In the wake of a recently released list of potential school closings, parents and teachers celebrated a victory at a Gale Elementary town hall meeting last night.
Based on recommendations from the Commission on School Utilization, Chicago Public Schools (CPS) CEO Barbara Byrd-Bennett released a list, Wednesday, of 129 schools that may be on the chopping block for the next wave of school closures. Gale Elementary was not on the list.
“This is a happy day for our children,” said William Swain, a teacher at Gale for more than 10 years and a 25-year resident of Rogers Park.
“We’re training our kids to be somebody’s boss,” he said. “Our school has teacher commitment, we are always looking for ways to better ourselves and I am proud to say our community always jumps right in.”
Despite the good news this week, parents and teachers are still unsure of what lies on the road ahead for Gale, which could be consolidated and have its campus shared with a charter school. A representative from Chicago Public Schools and Ald. Joe Moore (49th) were on hand to answer any remaining questions.
“Gale came off the list because (the commission) looked at the information and decided it was best to keep the school open,” said Craig Benes, chief of schools for the Ravenswood-Ridge Elementary Network.
Benes said he couldn’t assure the community that any school in Rogers Park would be safe from school actions such as co-location, privatization or turnarounds. “That is the work of the commission and the decision will go to the Board of Education,” he said.
“There are charters that have expressed interest in this network and in this community,” he said. “There has been no commitment for a charter to start within this community, but in the future that dialogue could occur, and I’m not taking a stance of for a charter or against it, but I think the community should be involved in that process.”
Benes said there’s “no way” 129 schools are going to close across the district.
Four schools from the Ravenswood-Ridge network, Joseph Brennemann Elementary School, Graeme Stewart Elementary School, Joseph Stockton Elementary School and Lyman Trumbull Elementary School, are still on the chopping block.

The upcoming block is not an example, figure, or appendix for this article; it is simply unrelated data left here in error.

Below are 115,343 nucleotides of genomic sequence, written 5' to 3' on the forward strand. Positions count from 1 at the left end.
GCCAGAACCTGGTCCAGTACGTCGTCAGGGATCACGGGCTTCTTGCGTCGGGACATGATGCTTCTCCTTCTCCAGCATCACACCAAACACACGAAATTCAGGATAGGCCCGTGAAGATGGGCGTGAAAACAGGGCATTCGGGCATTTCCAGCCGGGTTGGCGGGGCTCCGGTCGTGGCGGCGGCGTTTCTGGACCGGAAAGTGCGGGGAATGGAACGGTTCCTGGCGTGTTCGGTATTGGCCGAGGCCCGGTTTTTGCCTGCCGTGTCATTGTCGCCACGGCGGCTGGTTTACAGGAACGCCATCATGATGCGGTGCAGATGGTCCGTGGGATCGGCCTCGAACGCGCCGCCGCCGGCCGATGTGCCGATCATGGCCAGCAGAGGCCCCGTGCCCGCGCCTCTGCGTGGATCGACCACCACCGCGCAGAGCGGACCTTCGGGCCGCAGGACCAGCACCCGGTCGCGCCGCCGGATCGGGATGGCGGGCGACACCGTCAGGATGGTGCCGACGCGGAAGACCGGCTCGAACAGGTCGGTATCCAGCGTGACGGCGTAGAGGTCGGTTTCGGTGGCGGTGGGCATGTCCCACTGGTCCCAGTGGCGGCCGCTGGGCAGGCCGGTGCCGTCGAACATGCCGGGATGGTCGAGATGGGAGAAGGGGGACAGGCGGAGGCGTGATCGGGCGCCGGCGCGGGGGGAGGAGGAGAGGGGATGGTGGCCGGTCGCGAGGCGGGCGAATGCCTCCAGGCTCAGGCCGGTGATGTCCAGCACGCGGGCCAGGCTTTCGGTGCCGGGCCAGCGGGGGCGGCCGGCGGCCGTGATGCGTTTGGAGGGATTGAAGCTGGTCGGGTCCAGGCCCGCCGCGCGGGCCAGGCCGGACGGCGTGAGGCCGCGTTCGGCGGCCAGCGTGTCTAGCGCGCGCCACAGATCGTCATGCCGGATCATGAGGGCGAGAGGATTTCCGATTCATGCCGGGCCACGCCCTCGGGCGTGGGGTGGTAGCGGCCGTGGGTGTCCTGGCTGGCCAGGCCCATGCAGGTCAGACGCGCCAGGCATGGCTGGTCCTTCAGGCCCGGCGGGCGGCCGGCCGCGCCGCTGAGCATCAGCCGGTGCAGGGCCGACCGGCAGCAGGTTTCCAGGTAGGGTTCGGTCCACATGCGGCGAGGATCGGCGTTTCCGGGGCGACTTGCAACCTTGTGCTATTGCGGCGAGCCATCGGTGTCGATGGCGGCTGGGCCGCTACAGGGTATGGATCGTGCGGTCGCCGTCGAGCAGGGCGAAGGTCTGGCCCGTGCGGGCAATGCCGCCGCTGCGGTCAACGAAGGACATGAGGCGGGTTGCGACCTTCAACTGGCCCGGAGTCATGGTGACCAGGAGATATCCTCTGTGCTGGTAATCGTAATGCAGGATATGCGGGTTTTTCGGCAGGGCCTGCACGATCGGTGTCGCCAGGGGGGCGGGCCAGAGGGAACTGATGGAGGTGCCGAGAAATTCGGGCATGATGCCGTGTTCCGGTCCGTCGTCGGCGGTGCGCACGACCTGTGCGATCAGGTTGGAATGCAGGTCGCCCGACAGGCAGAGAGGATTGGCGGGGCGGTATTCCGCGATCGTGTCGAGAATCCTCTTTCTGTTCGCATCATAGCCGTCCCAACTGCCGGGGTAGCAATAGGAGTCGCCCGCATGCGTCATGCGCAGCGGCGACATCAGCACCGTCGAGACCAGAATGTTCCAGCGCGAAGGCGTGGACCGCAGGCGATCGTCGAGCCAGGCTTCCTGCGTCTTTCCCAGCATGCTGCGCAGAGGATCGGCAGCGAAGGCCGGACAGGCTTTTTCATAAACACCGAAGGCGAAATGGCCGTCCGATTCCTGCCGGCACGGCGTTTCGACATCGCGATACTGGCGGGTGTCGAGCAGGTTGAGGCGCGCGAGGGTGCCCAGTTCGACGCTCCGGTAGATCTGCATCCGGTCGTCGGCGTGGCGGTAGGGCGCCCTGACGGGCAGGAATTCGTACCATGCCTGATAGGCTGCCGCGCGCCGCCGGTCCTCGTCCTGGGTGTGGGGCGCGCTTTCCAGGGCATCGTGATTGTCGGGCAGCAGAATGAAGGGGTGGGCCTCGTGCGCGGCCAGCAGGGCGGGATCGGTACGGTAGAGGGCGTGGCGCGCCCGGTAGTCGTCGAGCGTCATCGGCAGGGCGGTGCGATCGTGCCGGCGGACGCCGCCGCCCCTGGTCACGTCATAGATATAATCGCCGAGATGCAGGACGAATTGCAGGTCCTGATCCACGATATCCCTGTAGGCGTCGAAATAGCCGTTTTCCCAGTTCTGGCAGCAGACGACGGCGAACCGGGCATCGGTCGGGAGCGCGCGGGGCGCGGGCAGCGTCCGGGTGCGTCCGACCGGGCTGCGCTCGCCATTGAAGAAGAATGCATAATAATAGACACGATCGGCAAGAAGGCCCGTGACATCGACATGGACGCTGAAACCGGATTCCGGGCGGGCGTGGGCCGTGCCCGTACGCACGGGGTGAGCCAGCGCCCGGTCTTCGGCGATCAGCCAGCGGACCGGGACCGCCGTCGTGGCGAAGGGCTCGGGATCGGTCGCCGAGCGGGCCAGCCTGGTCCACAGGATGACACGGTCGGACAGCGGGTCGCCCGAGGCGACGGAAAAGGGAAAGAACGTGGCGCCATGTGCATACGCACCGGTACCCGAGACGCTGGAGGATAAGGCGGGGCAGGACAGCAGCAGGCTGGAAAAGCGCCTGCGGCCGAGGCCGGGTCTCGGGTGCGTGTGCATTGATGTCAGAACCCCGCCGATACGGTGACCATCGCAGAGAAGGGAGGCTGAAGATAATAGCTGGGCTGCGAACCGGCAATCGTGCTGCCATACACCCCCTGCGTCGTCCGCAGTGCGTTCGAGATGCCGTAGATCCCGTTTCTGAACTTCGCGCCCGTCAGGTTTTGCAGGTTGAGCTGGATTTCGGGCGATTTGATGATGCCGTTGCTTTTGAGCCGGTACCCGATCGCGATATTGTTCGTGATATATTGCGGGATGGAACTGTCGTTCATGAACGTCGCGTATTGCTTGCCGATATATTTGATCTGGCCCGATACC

Ald. Moore came under heat from some meeting attendees last night who strongly opposed the opening of a charter school in Rogers Park. The alderman was quick to say he signed a moratorium on new charter schools, and was less concerned with the type of school students attend and would rather parents have the “same choices as parents from my income level, to make sure they’re kids get the best education.”
“There are clearly issues (at Gale) that need to be addressed, that our principal is trying to address, but we need to continue the work so the school provides the kind of quality education that some of the other neighborhood schools in my ward provide,” said Moore.
“This school staying open is a good thing, but we can’t stop here,” he said.
Parents, teachers and community activists testified on behalf of Gale at a CPS community meeting in late January at Truman College. According to one report, the meeting was heated and CPS representatives were heckled and interrupted on several occassions.
“This school is a hub for our community,” said Cassandra Washington, principal of Gale. “Some of the violence in this community is pretty bad, but students feel safe here and that’s a very important part of their education.”
Washington said generations of Rogers Park residents have attended Gale. She expressed gratitude to the community for campaigning and supporting Gale saying, “hopefully we can keep this momentum going.”
“We still have a lot of work to do,” she said. Washington said Gale’s greenhouse and tutoring programs will receive extra attention now that Gale is staying open. “The most important thing is getting our parents involved, we have a dedicated staff, but we need more and more parents helping us; not only here, but at home too.”